Commentary: Alcohol Awareness Month: Help for Today, Hope for Tomorrow
Alcohol is the number one drug problem in the United States and it impacts every single person in our country, either directly or indirectly. Each April since 1987, the National Council on Alcoholism and Drug Dependence, Inc. (NCADD) has sponsored NCADD Alcohol Awareness Month to increase public awareness and understanding, reduce stigma, encourage individuals and families to seek help and to engage local communities in bringing attention to alcoholism and alcohol-related problems.
This April, NCADD has chosen the theme, “Help for Today, Hope for Tomorrow.” During the month of April, NCADD’s national network of affiliates as well as schools, colleges, churches, and countless other community organizations will sponsor thousands of activities that create awareness and encourage individuals and families to get help for alcohol-related problems.
Why is Alcohol Awareness Month so important?
18 million people age 18 and older have an alcohol use disorder.
Alcohol causes about 80,000 deaths per year. It is the third leading preventable cause of death in the U.S.
Alcohol costs our society $225 billion in lost productivity, health care, accidents, etc.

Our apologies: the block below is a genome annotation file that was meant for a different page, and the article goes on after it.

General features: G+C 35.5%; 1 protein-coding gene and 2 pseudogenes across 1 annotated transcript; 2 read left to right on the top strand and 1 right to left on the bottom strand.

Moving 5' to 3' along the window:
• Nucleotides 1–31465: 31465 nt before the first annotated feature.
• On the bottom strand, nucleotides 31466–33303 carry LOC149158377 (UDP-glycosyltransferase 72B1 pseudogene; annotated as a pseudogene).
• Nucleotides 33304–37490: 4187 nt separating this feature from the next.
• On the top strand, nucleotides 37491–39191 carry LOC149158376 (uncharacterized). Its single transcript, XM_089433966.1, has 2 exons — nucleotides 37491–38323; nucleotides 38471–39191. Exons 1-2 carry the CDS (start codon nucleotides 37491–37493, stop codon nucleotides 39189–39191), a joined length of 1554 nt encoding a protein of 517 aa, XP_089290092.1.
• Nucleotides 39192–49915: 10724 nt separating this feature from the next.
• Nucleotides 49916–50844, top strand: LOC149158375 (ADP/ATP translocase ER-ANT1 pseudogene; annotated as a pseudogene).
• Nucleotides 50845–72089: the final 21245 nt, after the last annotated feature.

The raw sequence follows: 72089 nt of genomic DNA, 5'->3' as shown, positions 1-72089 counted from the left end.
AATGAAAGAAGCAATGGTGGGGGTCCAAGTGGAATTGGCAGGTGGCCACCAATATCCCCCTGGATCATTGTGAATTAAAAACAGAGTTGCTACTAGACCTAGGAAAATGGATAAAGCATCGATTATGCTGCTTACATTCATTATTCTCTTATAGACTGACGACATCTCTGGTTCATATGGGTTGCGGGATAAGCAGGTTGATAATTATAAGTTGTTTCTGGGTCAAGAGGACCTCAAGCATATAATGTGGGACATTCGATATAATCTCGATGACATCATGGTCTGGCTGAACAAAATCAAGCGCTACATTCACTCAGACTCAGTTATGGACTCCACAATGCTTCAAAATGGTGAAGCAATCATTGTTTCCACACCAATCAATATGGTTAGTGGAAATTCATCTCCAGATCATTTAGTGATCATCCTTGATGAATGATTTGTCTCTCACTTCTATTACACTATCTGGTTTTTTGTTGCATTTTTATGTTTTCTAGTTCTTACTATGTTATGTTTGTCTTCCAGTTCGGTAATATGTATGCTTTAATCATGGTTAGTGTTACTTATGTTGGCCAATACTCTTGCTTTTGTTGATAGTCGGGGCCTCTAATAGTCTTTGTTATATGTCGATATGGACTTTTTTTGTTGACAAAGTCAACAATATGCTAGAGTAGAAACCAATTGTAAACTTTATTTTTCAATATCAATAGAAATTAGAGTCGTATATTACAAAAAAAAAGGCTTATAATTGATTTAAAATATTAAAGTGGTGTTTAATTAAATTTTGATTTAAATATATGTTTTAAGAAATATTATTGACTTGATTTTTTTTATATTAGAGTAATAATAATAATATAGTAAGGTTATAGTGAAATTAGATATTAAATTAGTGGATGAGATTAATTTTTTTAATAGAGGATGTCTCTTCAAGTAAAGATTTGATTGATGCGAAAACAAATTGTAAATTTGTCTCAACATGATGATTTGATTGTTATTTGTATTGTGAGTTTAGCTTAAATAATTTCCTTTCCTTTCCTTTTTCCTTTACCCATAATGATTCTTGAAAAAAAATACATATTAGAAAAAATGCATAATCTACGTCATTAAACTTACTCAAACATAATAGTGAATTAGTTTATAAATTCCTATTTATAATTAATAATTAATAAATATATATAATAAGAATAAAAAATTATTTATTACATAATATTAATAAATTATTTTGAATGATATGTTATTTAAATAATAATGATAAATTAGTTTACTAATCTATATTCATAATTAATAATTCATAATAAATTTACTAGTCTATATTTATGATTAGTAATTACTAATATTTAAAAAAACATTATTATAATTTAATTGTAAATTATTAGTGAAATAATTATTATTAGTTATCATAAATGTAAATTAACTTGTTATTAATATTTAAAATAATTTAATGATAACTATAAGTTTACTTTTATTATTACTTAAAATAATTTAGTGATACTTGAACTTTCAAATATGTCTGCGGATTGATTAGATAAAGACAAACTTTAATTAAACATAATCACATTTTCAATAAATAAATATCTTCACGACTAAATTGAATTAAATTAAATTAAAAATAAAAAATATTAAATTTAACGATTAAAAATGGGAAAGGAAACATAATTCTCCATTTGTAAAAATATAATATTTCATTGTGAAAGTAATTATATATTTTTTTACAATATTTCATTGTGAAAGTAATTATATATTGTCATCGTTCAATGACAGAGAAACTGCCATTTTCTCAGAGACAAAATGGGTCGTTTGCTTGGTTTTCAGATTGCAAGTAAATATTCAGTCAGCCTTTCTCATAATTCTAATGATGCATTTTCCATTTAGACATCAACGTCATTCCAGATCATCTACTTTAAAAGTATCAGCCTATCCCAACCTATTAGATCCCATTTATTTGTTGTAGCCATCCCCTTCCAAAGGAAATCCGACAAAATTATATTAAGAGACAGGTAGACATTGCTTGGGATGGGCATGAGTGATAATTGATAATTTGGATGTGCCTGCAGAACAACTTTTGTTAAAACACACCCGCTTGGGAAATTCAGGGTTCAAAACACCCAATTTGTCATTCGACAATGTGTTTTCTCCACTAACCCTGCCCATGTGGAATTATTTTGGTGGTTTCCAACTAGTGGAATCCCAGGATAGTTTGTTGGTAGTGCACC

One in four children grows up in a home with an alcohol problem.
Of particular concern to NCADD is alcohol use by young people because it is extremely dangerous. Alcohol is directly associated with traffic fatalities, violence, suicide, educational failure, alcohol overdose, prescription drug overdose, unsafe sex and other problem behaviors. Annually, over 6,500 people under the age of 21 die from alcohol-related injuries and thousands more are injured.
Here are some specific facts as they relate to young people and alcohol:
Those who begin drinking before age 15 are four times more likely to develop alcoholism than those who begin at age 21.
More than 1,700 college students in the U.S. are killed each year—almost five per day—as a result of alcohol-related injuries.
Underage alcohol use costs the nation an estimated $62 billion annually.
Reducing underage drinking requires a cooperative effort from parents, schools, community organizations, business leaders, government agencies, the entertainment industry, alcohol manufacturers/retailers and young people.
Alcohol awareness is essential for the health of our country. As a nation, we need to wake up to the reality that for some, alcoholism and addiction develop at a young age and that intervention, treatment and recovery support are essential for them and their families. And, as a result of NCADD’s work and countless others, millions of individuals and families are living life in recovery.
For more information about NCADD Alcohol Awareness, visit the NCADD website at: www.ncadd.org.